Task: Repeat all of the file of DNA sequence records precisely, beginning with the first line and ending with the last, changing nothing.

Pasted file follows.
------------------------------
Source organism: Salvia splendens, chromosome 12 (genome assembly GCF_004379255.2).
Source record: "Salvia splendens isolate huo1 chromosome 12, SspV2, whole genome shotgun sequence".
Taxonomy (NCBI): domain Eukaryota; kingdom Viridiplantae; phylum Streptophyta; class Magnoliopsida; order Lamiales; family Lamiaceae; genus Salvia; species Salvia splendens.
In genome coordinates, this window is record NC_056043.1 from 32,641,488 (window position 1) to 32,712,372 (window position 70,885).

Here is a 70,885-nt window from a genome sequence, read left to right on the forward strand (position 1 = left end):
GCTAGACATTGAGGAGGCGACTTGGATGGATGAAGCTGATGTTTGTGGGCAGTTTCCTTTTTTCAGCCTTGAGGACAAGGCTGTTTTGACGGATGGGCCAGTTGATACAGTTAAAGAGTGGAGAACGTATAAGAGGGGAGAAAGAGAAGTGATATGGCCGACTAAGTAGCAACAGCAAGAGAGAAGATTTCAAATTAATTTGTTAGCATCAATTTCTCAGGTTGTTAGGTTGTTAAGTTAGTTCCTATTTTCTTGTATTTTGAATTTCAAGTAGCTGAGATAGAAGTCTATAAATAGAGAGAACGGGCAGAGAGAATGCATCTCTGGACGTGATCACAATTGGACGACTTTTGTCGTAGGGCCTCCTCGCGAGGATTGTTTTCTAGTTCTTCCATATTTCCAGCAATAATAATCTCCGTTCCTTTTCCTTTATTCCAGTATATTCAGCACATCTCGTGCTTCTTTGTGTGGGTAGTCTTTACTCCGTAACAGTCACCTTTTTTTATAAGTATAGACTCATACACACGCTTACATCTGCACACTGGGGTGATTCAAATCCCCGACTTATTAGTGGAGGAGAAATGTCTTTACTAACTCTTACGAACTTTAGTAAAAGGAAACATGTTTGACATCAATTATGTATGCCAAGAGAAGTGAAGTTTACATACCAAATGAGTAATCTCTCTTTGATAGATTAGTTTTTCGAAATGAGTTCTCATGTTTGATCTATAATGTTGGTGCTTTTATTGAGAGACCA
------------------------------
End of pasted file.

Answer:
Source organism: Salvia splendens, chromosome 12 (genome assembly GCF_004379255.2).
Source record: "Salvia splendens isolate huo1 chromosome 12, SspV2, whole genome shotgun sequence".
Taxonomy (NCBI): domain Eukaryota; kingdom Viridiplantae; phylum Streptophyta; class Magnoliopsida; order Lamiales; family Lamiaceae; genus Salvia; species Salvia splendens.
In genome coordinates, this window is record NC_056043.1 from 32,641,488 (window position 1) to 32,712,372 (window position 70,885).

Here is a 70,885-nt window from a genome sequence, read left to right on the forward strand (position 1 = left end):
GCTAGACATTGAGGAGGCGACTTGGATGGATGAAGCTGATGTTTGTGGGCAGTTTCCTTTTTTCAGCCTTGAGGACAAGGCTGTTTTGACGGATGGGCCAGTTGATACAGTTAAAGAGTGGAGAACGTATAAGAGGGGAGAAAGAGAAGTGATATGGCCGACTAAGTAGCAACAGCAAGAGAGAAGATTTCAAATTAATTTGTTAGCATCAATTTCTCAGGTTGTTAGGTTGTTAAGTTAGTTCCTATTTTCTTGTATTTTGAATTTCAAGTAGCTGAGATAGAAGTCTATAAATAGAGAGAACGGGCAGAGAGAATGCATCTCTGGACGTGATCACAATTGGACGACTTTTGTCGTAGGGCCTCCTCGCGAGGATTGTTTTCTAGTTCTTCCATATTTCCAGCAATAATAATCTCCGTTCCTTTTCCTTTATTCCAGTATATTCAGCACATCTCGTGCTTCTTTGTGTGGGTAGTCTTTACTCCGTAACAGTCACCTTTTTTTATAAGTATAGACTCATACACACGCTTACATCTGCACACTGGGGTGATTCAAATCCCCGACTTATTAGTGGAGGAGAAATGTCTTTACTAACTCTTACGAACTTTAGTAAAAGGAAACATGTTTGACATCAATTATGTATGCCAAGAGAAGTGAAGTTTACATACCAAATGAGTAATCTCTCTTTGATAGATTAGTTTTTCGAAATGAGTTCTCATGTTTGATCTATAATGTTGGTGCTTTTATTGAGAGACCA